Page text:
Monday, 19 March 2012

Backcountry Camping in Big Bend

Shortly before we left for this trip, Brahna and I went to Campmor in Paramus, New Jersey, and bought tons of new camping equipment. Our faith in the tent we’d used all last summer was diminished by the pummeling it took in an Irene-related storm on an island off Maryland at the end of August. Returning from dinner on the mainland, we found the tent flooded in almost a foot of water and flipped over by the wind. It was saved from being blown into the ocean only by the 15 pound dumbbell I’d placed in it before we left—the most action that weight has seen in awhile, I’m sure. Our sleeping bags were soaked through, forcing us to spend most of the next day in a laundromat in Ocean City. (Those bulky things date from at least the mid ‘80s, and, according to my father, had never previously been washed.) We really didn’t want a recurrence of that on this trip, the length of which seemed to make any new purchase of equipment a good investment. To that end, we bought a new tent and new sleeping bags: small, compact, and lightweight—perfect for an overnight backpacking expedition.

Driving west from Amistad toward Big Bend, the towns are small and rare. We did stop by the Pecos River, right above its junction with the Rio Grande. The river here carves out a massive canyon, which I remembered taking pictures of a few years ago when I first took the train across the country by myself. Stopping at the Pecos this time was important to me, because it was one of many places which I had passed before, from the distance of a speeding train, and vowed that one day I shall really return.

The Pecos River seen from the Sunset Limited, July 2009.


The Pecos River seen from a bit closer up, March 2012.
We filled up on groceries and gasoline in the towns of Sanderson and Marathon, about 100 miles north of Big Bend, because supplies are supposed to be limited in the park itself. The drive down from Marathon was absolutely gorgeous. As you enter the park itself, still far from the Visitor’s Center, the fencing along the roadside fades away and there’s nothing between you and the desert and the mountains.

The two important things about Big Bend are its remoteness and its immensity. At about 1,000 square miles and 100 miles from the nearest town, Big Bend is one of the least visited parks in the country, and perhaps the one where each visitor has to himself the most room. Thus, we were  a bit surprised to find, after arriving at the visitor’s center, that not only was every campground in the park completely booked, but so too was every roadside primitive site and every backcountry site up in the mountains. Our only option for sleeping in the park was walking out into the desert and pitching our tent wherever we could find a spot between the cacti and the yucca plants—so long as we were out of sight of any roads. We decided we weren’t quite ready for that at the moment, and opted to spend the night at one of the private campgrounds just outside the park. We did, however, secure a backcountry permit for the next night, at a site about two miles into the Chisos Mountains, a nuclear cluster of mountains in the middle of the brutally hot desert.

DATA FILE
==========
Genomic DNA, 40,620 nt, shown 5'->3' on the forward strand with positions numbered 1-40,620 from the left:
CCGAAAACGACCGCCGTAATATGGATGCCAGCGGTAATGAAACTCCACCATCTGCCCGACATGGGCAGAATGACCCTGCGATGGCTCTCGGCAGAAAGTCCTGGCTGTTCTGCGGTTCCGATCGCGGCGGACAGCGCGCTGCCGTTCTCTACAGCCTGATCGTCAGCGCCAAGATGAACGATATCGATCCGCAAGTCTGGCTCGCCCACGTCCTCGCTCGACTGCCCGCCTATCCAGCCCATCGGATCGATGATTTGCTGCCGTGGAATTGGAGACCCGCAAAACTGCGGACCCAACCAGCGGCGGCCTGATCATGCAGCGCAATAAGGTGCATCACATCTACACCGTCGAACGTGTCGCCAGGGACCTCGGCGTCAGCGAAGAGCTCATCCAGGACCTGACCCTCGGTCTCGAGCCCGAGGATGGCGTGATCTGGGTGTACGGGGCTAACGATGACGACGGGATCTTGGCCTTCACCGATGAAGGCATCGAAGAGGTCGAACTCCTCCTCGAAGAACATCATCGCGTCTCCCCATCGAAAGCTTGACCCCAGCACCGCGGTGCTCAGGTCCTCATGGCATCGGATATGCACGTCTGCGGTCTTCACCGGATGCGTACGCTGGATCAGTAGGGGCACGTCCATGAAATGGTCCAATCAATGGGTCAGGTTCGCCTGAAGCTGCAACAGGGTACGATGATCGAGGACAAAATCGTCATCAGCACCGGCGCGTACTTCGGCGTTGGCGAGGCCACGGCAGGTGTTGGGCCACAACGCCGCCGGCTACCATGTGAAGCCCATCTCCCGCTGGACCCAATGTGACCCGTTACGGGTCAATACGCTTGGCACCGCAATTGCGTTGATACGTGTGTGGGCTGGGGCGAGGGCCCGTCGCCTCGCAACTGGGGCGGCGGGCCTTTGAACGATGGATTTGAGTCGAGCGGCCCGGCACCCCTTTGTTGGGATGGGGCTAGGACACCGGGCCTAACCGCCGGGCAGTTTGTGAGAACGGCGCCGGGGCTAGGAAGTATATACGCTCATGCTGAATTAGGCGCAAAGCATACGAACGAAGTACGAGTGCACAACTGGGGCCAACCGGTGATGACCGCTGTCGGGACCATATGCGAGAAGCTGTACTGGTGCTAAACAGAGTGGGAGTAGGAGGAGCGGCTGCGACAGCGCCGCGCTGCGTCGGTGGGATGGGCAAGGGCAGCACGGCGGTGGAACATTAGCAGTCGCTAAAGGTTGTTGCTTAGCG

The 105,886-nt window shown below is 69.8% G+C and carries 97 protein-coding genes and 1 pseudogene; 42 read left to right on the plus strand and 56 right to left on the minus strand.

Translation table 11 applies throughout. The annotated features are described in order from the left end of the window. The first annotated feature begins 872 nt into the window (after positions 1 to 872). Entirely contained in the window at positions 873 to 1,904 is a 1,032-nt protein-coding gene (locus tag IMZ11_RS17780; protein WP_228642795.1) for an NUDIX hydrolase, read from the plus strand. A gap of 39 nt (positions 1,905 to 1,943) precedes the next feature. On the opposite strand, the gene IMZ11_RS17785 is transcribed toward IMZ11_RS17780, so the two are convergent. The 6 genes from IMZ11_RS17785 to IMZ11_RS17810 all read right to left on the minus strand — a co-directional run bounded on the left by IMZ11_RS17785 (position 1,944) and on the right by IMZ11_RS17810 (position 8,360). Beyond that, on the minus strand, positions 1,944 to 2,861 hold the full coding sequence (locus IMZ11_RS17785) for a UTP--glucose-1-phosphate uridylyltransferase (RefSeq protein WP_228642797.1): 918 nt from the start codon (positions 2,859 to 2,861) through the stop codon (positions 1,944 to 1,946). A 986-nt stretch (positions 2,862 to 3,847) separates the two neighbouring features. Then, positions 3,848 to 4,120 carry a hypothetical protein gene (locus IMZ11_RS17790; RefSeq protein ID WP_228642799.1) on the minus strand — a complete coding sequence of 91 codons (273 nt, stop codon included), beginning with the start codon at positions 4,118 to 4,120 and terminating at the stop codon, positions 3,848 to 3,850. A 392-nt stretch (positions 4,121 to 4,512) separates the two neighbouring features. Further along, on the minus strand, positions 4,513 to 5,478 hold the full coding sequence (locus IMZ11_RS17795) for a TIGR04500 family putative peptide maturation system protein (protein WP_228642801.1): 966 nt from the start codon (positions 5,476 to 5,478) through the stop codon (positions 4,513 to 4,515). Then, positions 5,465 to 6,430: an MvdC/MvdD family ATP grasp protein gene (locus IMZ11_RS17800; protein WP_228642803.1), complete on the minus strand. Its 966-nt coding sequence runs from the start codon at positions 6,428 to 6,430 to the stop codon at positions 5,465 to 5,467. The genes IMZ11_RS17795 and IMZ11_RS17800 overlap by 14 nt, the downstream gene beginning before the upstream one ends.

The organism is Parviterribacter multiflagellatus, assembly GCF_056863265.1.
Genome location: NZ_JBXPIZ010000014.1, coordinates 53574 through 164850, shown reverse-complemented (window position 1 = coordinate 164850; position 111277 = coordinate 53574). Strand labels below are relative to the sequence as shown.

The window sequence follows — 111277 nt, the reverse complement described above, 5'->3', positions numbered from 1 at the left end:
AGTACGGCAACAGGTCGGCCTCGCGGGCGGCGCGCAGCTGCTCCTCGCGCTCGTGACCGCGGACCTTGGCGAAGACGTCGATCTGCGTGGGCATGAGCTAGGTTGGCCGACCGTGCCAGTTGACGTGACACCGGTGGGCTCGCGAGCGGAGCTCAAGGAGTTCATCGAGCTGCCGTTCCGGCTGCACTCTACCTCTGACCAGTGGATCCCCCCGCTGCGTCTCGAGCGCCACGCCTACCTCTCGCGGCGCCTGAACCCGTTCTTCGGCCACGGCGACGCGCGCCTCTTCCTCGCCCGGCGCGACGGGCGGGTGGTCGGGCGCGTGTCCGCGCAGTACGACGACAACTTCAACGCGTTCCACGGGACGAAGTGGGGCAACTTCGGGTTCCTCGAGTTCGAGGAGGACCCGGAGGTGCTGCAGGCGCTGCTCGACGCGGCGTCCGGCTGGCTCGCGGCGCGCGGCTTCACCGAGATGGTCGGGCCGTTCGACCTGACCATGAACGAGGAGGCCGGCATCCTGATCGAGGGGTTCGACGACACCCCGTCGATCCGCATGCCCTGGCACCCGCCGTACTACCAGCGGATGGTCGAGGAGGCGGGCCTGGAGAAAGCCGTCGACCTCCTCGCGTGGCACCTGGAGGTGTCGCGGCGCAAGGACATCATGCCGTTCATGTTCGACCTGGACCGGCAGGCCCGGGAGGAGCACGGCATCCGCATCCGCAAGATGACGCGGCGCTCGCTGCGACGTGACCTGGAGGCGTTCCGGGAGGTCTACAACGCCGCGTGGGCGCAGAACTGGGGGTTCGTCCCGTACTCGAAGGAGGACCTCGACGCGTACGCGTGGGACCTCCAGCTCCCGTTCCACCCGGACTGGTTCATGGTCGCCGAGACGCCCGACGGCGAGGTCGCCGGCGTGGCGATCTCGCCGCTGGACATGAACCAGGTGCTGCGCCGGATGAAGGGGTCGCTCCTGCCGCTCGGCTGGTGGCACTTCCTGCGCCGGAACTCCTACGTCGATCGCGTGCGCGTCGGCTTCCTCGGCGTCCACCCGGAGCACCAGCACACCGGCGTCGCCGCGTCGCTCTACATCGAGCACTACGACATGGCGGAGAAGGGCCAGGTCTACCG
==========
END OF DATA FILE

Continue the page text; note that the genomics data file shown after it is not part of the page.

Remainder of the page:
The Chisos Mountains in Big Bend.
 As we broke down camp the next morning—the “developed” private campground turned out to be rather primitive itself—I filled my large new pack with the sleeping bags, the sleeping pads, and the tent, and Brahna packed a backpack full of clothing, books, flashlights, and food. We drove the 30 miles back into the park and up into the Chisos Basin, a massive bowl surrounded by mountains. I parked Morty about a mile away from the visitor’s center, and hiked back up to where Brahna waited with the backpacks. We bought a map of the Chisos, filled our several water containers, and—excited, nervous, a bit surprised at what we were doing—headed to the trailhead and started climbing up.

At the bottom of the trail.
We are both horribly out of shape. Besides not being used to hiking with such heavy loads, neither Brahna nor I have done too much hiking in the past year. Moreover, the Eastern portion of our trip focused more on history than nature, and was meant more to put miles between us and home than anything else. Long, long stretches in the car every single day for the past month, plus a nutritionally unreliable travel diet, made us feel the pain those first few miles. Finally, though, we climbed a last steep incline and emerged onto the Juniper Flats area, where our campsite was located down a small path leading away from and nearly out of sight of the trail. The sun was by this point, around 11 a.m., already baking our faces, the air, and the ground, so we pitched the tent in a spot that we figured would have the most shade throughout the day. It was also conveniently located the furthest possible distance from the aluminum bear boxes where we’d store our food and our packs. Just in case.

For some reason, the flies in the mountains were fiendish, attacking us in swarms. Though we wanted to rest in our tent in the shade for awhile, the flies followed us in and ultimately forced us out. We packed the small backpack full of water and sandwiches and headed up the trail. After a short lunch break not too far away, and an unfortunate, if predictable, U-turn back to the tent for my hat, we were on our way.

After the Juniper Flats, the trail climbs quickly up the side of the mountain, mostly through dozens upon dozens of switchbacks. After every couple turns, we’d look back at the Basin and try to convince ourselves we were making some progress. “Really getting up there,” I said to Brahna, maybe 20 times, until it almost seemed true.
 
The Chisos Basin, from the mountains.